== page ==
The Assassination of Jesse James by the Coward Robert Ford

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Built Ford Tough

[Originally Published: East County Herald]

The Assassination of Jesse James by the Coward Robert Ford (2007)

Starring: Casey Affleck, Brad Pitt

By Robert Patrick

One thing is clear to me about The Assassination of Jesse James by the Coward Robert Ford (aside from the name being far too many characters long) and that is that if you have the end of the movie in your title, it better have something else going for it. However that may be, I’m sure most people know that Jesse James was killed by the meek, creepy Robert Ford. Most people in the late 1800’s knew that anyway, and if people today aren’t aware, now they are (and it saves you from reading a long synopsis of what this movie is about).
Director Andrew Dominik’s film version of the outlaw’s life isn’t so much about his wild, daring days as much as his later, more depressing ones. While for most, watching a movie about Jesse James not doing anything Jesse James is notorious for may have some scratching their heads. The film, though, is actually kinetic with a powerful kind of energy.

Early on we are introduced to James (Brad Pitt) and his rag-tag group of outlaws during their final train robbery. After the anti-climatic attempt, the gang decides to hang up their spurs once and for all. Fortunately for us, Robert Ford (Casey Affleck) and his brother Charley Ford (Sam Rockwell) appear in time to ruffle James’ feathers and get him back in action. Robert Ford makes it known during the first twenty minutes of meeting James that he is obsessed with the villainous gunslinger and latches onto him with unsettling haste.

This is where it all goes wrong for the former train robber and psychopathic killer (empathy for a person with such traits is not a stretch here though) as Ford plays a cat and mouse game with James. Is Ford really James’ friend? Does James really have good intentions for the young Ford? It’s an ongoing carousel of paranoid stipulations, violent outbursts and dark conversations (both in tone and physical setting).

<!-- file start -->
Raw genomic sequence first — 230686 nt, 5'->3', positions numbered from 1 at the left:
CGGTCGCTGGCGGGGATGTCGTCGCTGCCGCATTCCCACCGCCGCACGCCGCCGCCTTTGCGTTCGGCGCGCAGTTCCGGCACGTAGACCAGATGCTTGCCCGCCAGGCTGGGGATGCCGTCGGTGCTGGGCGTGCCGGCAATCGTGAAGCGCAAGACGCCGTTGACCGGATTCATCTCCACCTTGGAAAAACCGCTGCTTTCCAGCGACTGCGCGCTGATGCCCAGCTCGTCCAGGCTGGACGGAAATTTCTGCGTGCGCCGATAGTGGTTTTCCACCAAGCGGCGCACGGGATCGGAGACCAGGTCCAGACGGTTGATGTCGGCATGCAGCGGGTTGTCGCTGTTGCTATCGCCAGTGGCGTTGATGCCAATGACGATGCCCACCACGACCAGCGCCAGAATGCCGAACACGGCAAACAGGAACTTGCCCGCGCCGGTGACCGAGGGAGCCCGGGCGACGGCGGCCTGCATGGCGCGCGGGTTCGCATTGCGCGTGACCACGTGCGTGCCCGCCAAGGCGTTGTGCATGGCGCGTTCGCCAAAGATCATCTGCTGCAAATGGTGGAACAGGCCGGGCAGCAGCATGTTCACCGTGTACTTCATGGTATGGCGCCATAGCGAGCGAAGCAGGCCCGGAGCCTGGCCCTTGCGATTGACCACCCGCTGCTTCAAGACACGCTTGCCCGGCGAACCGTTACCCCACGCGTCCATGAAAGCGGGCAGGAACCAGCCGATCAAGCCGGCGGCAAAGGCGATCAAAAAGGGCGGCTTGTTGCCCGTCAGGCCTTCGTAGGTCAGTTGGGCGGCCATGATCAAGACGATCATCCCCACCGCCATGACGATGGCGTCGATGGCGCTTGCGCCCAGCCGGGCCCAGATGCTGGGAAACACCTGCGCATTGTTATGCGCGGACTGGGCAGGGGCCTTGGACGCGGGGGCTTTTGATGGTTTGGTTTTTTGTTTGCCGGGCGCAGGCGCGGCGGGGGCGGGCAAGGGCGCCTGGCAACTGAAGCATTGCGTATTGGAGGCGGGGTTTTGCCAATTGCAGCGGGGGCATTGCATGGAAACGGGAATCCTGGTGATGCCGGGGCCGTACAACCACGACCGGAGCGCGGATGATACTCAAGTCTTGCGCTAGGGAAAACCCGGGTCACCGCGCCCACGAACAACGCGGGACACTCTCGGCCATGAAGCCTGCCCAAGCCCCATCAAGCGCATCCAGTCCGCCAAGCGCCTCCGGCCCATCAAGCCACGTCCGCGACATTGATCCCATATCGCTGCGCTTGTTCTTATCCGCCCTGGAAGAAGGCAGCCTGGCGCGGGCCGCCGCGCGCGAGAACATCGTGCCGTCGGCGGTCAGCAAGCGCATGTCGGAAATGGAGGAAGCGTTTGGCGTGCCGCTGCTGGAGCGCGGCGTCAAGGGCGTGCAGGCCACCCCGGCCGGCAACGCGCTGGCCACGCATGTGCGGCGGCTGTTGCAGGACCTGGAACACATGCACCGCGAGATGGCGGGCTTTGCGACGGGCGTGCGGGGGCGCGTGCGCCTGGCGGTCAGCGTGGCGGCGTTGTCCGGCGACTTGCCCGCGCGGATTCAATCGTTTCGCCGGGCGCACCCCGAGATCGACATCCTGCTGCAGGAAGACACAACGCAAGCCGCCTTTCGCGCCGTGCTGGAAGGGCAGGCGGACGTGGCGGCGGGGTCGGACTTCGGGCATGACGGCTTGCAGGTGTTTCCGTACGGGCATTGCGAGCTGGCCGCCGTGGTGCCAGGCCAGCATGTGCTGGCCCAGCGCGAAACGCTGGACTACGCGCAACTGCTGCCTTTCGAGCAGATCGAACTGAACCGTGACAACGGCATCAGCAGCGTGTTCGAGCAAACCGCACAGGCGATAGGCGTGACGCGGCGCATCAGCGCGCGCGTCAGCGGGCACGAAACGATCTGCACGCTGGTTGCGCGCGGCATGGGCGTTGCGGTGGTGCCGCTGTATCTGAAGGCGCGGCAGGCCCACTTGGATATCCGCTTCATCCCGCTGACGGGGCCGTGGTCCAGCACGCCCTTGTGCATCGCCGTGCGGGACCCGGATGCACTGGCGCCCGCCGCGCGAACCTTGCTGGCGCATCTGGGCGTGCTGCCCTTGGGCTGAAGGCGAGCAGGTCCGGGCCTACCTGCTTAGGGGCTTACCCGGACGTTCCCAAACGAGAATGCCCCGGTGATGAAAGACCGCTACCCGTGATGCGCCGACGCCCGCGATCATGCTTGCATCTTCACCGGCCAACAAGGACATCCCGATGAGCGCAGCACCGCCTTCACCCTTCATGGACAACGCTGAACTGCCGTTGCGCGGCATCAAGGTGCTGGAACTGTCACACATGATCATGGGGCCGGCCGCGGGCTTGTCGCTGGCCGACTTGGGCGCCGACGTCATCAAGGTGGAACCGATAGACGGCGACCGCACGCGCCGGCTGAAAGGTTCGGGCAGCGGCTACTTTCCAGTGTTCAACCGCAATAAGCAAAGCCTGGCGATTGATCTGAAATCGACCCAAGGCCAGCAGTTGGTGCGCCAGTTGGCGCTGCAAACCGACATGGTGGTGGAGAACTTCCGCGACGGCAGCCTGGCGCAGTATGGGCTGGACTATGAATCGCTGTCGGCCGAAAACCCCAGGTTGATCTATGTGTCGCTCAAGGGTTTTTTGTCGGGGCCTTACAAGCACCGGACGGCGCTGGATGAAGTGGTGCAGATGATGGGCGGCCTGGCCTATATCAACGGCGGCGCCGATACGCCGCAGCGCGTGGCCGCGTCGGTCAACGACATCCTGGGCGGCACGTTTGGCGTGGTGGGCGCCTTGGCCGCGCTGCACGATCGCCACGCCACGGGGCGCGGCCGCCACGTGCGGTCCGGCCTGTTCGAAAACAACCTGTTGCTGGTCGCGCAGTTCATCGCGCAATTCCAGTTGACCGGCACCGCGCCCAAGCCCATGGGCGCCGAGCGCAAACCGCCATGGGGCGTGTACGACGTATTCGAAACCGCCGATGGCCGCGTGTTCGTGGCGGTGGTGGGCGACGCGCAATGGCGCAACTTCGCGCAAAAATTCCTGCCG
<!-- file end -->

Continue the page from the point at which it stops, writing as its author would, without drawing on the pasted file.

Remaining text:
Nevertheless, this may be the best revival attempt yet at the western genre. The cinematography is amazing, the score has so much character it practically becomes one, and the acting is top notch.
The most surprising mention of this film is that of Casey Affleck’s acting. Casey, the brother of the other, more disliked Affleck, is astounding in his turn as the young, troubled Ford. Even Sam Rockwell plays his part to the best of his abilities and is convincing as Ford’s good natured, yet ill-fated brother Charley.

“The Assassination of Jesse James” excels in virtually every area save for Brad Pitt’s vacuous portrayal of the outlaw himself. Dominik’s script simply removes the mythological stigma surrounding Jesse James, while Brad Pitt unintentionally sheds any relatable human qualities James may have had himself.
All in all, the movie is an incredible accomplishment and worthy of a ticket.

4/5 Stars

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Author: Rob Patrick

A member of the San Diego Film Critics Society, Rob created Cinema Spartan after he stepped down as the editor of a weekly. He has written for The East County Californian, The Alpine Sun, The East County Herald, The San Diego Entertainer, and the San Diego Reader. He has also introduced films with the Pacific Arts Movement. He co-owns two dire wolves, Buckley and Ruffin. At any given time, he can tell you superfluous hockey statistics. He is the chancellor of Tapatio, an advocate of iced tea, and an owner of at least 70 pairs of Vans.

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